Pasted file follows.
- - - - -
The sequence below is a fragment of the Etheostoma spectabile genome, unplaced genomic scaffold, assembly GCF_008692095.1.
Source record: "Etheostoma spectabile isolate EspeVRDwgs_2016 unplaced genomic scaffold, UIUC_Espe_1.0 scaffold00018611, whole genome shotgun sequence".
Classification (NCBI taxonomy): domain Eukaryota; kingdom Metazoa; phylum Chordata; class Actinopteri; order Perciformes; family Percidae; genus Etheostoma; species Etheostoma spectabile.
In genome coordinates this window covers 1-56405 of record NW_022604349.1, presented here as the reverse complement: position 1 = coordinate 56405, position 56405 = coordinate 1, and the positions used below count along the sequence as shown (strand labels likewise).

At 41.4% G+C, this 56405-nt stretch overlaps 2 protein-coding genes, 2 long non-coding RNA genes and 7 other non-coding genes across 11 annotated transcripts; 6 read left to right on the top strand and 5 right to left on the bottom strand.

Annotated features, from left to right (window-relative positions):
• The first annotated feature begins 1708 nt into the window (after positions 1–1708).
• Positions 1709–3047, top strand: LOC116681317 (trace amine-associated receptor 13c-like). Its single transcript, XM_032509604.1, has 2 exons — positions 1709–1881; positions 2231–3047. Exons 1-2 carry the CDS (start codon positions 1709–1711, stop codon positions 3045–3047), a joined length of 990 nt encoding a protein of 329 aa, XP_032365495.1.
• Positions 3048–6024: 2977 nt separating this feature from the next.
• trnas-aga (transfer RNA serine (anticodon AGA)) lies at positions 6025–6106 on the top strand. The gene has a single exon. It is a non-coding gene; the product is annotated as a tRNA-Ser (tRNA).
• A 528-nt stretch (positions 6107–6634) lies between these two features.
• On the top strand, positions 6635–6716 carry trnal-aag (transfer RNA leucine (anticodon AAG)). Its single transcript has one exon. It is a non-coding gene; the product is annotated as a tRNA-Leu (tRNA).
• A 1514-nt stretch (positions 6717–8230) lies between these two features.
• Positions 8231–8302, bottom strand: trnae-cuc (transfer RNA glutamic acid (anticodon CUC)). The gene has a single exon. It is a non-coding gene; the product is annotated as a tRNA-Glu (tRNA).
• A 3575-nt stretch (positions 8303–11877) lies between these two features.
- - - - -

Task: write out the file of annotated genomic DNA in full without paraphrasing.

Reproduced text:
The sequence below is a fragment of the Etheostoma spectabile genome, unplaced genomic scaffold, assembly GCF_008692095.1.
Source record: "Etheostoma spectabile isolate EspeVRDwgs_2016 unplaced genomic scaffold, UIUC_Espe_1.0 scaffold00018611, whole genome shotgun sequence".
Classification (NCBI taxonomy): domain Eukaryota; kingdom Metazoa; phylum Chordata; class Actinopteri; order Perciformes; family Percidae; genus Etheostoma; species Etheostoma spectabile.
In genome coordinates this window covers 1-56405 of record NW_022604349.1, presented here as the reverse complement: position 1 = coordinate 56405, position 56405 = coordinate 1, and the positions used below count along the sequence as shown (strand labels likewise).

At 41.4% G+C, this 56405-nt stretch overlaps 2 protein-coding genes, 2 long non-coding RNA genes and 7 other non-coding genes across 11 annotated transcripts; 6 read left to right on the top strand and 5 right to left on the bottom strand.

Annotated features, from left to right (window-relative positions):
• The first annotated feature begins 1708 nt into the window (after positions 1–1708).
• Positions 1709–3047, top strand: LOC116681317 (trace amine-associated receptor 13c-like). Its single transcript, XM_032509604.1, has 2 exons — positions 1709–1881; positions 2231–3047. Exons 1-2 carry the CDS (start codon positions 1709–1711, stop codon positions 3045–3047), a joined length of 990 nt encoding a protein of 329 aa, XP_032365495.1.
• Positions 3048–6024: 2977 nt separating this feature from the next.
• trnas-aga (transfer RNA serine (anticodon AGA)) lies at positions 6025–6106 on the top strand. The gene has a single exon. It is a non-coding gene; the product is annotated as a tRNA-Ser (tRNA).
• A 528-nt stretch (positions 6107–6634) lies between these two features.
• On the top strand, positions 6635–6716 carry trnal-aag (transfer RNA leucine (anticodon AAG)). Its single transcript has one exon. It is a non-coding gene; the product is annotated as a tRNA-Leu (tRNA).
• A 1514-nt stretch (positions 6717–8230) lies between these two features.
• Positions 8231–8302, bottom strand: trnae-cuc (transfer RNA glutamic acid (anticodon CUC)). The gene has a single exon. It is a non-coding gene; the product is annotated as a tRNA-Glu (tRNA).
• A 3575-nt stretch (positions 8303–11877) lies between these two features.